The Town of Bridgewater and the Municipality of the District of Lunenburg (MODL) have declined a funding request for the operation of the HB Studios Sports Centre.
To help with the centre’s funding problems, councils have instead tasked their respective CAOs to prepare a report on alternative operation models.
The 49,000 square foot centre, which was completed in 2008, is the only indoor sports field along the South Shore; it is also one of the few indoor turf facilities in the province.
Councils met for a special joint meeting on April 9 to discuss the request which was put forward by the centre’s operator, the South Shore Field House Society.
MODL Mayor Carolyn Bolivar-Getson said the Society requested each municipality commit $40,000 each year for five years to alleviate its debts.
“At this time, the councils have contributed many thousands of dollars to this facility and were concerned that continuing to contribute each year wouldn’t make a substantial difference in the viability of the facility,” she said during an interview with the South Shore Breaker.
The Society’s debt currently sits at more than $400,000.
Tammy Wilson, the CAO for the Town of Bridgewater, echoed Bolivar-Getson’s comments.
“Every year they seem to be asking for money and a lot of it has to do with the debt that they hold,” said Wilson.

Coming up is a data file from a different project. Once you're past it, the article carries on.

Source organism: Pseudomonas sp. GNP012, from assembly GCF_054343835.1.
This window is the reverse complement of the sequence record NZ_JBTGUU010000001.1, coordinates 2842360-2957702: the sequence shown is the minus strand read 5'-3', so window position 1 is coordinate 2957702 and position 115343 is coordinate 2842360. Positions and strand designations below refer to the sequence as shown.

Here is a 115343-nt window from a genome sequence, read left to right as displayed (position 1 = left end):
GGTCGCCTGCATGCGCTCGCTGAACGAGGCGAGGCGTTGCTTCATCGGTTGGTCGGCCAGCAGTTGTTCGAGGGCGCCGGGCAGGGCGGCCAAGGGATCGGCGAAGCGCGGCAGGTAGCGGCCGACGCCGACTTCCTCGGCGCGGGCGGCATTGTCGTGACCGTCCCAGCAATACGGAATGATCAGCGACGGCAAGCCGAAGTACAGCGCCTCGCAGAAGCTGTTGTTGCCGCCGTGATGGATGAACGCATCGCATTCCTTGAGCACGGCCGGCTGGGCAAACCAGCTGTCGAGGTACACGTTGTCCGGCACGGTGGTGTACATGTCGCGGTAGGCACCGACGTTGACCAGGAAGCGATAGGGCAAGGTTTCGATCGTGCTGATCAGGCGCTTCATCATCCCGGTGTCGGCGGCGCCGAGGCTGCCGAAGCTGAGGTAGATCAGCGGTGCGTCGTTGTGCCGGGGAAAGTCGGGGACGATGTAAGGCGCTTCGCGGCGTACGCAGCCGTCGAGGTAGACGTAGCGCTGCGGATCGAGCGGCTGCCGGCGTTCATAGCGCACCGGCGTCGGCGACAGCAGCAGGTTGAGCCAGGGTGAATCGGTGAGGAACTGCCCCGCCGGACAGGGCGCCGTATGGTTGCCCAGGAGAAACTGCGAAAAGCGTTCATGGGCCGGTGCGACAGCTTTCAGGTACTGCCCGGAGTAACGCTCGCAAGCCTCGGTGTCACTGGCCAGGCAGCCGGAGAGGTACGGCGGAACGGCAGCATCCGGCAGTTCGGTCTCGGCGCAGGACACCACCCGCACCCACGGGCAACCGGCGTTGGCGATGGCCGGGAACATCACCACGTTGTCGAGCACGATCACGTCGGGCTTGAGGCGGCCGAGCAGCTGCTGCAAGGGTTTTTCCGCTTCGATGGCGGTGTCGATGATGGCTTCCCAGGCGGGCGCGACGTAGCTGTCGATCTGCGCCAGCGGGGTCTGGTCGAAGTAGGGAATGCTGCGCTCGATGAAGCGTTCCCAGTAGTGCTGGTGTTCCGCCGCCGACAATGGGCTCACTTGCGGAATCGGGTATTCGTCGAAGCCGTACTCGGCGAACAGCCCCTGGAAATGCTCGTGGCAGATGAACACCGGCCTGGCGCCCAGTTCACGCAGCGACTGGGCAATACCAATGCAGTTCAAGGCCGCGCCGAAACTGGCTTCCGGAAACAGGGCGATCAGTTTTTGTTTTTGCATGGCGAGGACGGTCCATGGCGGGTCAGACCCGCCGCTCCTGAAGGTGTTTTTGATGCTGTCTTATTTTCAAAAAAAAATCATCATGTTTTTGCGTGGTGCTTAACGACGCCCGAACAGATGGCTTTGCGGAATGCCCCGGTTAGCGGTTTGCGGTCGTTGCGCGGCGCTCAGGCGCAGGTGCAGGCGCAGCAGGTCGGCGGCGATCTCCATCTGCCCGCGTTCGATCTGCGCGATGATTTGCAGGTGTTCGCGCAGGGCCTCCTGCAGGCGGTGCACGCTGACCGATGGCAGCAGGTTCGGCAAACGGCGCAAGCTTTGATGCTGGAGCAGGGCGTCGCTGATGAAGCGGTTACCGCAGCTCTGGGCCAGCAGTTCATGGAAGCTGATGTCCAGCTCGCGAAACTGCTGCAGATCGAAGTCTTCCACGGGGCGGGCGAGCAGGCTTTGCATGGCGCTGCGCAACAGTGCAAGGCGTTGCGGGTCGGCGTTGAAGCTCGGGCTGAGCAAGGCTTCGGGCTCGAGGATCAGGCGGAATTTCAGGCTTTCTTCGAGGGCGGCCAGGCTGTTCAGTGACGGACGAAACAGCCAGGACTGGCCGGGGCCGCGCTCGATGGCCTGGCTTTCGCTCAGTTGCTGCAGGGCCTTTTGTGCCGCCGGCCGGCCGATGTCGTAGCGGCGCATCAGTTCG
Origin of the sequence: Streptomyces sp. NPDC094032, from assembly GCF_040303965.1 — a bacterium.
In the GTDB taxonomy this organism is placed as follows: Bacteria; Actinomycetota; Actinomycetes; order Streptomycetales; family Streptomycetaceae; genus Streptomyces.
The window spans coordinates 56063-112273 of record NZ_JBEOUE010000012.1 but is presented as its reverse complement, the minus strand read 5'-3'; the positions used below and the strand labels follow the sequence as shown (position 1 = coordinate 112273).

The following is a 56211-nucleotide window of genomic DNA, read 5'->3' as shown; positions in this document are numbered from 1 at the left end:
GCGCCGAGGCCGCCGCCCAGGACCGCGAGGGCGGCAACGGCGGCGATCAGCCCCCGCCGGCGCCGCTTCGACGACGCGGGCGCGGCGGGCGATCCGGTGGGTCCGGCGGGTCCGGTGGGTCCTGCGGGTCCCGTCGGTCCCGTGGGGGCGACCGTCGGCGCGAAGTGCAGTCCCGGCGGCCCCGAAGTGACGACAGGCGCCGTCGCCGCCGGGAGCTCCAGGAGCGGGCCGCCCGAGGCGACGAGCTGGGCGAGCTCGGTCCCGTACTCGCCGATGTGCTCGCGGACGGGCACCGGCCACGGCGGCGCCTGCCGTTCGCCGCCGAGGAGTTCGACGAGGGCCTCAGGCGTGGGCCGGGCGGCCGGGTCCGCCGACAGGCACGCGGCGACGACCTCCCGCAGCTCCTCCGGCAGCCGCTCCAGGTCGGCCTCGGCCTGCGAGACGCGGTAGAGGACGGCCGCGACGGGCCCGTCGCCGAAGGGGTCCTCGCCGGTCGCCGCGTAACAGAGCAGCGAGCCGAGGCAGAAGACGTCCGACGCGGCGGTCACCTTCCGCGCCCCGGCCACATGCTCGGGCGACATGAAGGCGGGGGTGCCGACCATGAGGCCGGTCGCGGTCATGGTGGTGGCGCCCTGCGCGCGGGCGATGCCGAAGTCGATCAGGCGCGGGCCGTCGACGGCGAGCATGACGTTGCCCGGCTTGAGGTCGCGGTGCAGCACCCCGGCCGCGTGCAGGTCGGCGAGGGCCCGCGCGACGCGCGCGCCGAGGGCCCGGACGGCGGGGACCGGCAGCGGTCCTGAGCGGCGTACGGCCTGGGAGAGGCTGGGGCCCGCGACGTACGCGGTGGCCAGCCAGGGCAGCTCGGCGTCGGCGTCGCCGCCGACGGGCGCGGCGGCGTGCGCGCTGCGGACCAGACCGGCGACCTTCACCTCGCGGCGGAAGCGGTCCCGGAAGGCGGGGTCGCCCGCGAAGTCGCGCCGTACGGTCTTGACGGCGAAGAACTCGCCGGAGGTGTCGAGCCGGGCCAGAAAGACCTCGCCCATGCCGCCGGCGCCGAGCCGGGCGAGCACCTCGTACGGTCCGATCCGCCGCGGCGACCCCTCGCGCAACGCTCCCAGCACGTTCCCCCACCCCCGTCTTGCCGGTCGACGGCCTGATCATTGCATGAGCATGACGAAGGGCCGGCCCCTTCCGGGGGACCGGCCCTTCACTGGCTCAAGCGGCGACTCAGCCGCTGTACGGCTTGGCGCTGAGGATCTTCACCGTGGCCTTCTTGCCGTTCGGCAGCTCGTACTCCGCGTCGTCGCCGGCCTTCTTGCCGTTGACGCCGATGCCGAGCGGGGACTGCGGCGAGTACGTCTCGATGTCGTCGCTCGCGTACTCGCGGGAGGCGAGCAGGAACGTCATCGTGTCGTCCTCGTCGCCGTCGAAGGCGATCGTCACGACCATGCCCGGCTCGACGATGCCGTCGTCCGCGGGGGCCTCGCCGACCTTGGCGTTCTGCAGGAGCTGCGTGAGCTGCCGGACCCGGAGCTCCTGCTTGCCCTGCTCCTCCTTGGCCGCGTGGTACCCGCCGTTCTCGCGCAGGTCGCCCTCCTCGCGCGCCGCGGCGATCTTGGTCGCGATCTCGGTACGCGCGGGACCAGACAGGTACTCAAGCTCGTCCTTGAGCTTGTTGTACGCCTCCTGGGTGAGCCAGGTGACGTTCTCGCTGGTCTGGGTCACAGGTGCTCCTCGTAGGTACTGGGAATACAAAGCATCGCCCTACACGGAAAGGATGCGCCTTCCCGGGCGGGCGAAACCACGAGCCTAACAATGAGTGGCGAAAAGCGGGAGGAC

“Council just felt that it wasn’t sustainable long term and that we should be looking at other options.”
When asked about potential changes to the centre’s operation model, Wilson said it was too early for specifics.
The CAOs report, she said, won’t be completed for several weeks but will examine all facets of the facility’s operation before narrowing down options for councils’ consideration.
“We’re going to look at it all,” she said.
A regional facility
When the centre first opened in 2006, both the Town of Bridgewater and MODL each agreed to contribute a combined $620,000 to the Society over 10 years.
The Municipality of the District of Chester, the Town of Mahone Bay and the Town of Lunenburg also contributed to the centre’s original construction.
MODL then gave an additional $32,000 last year; Bridgewater provided $25,000.
And despite denying the most recent funding request, Bolivar-Getson stressed the centre’s regional importance.
“This is one of only a handful of covered field houses in the province. It definitely does serve a purpose,” she said.
“We need to make sure this facility is financially sustainable well into the future.”
In addition to soccer, Bolivar-Getson noted the centre is used for baseball, football, rugby, archery and track.
Tony Lohnes, who regularly uses the centre’s track, said the sports facility is a big community draw.
He added that he’s pleased both councils are working towards keeping it running.
“It’s something they should be doing,” he said.
Still, Wilson said councils must do their due diligence.
“If we’re going to invest in this facility, we want to ensure it is operating in a fiscally sustainable manner,” she said.
Representatives from the Society were contacted but were unable to comment in time for this story.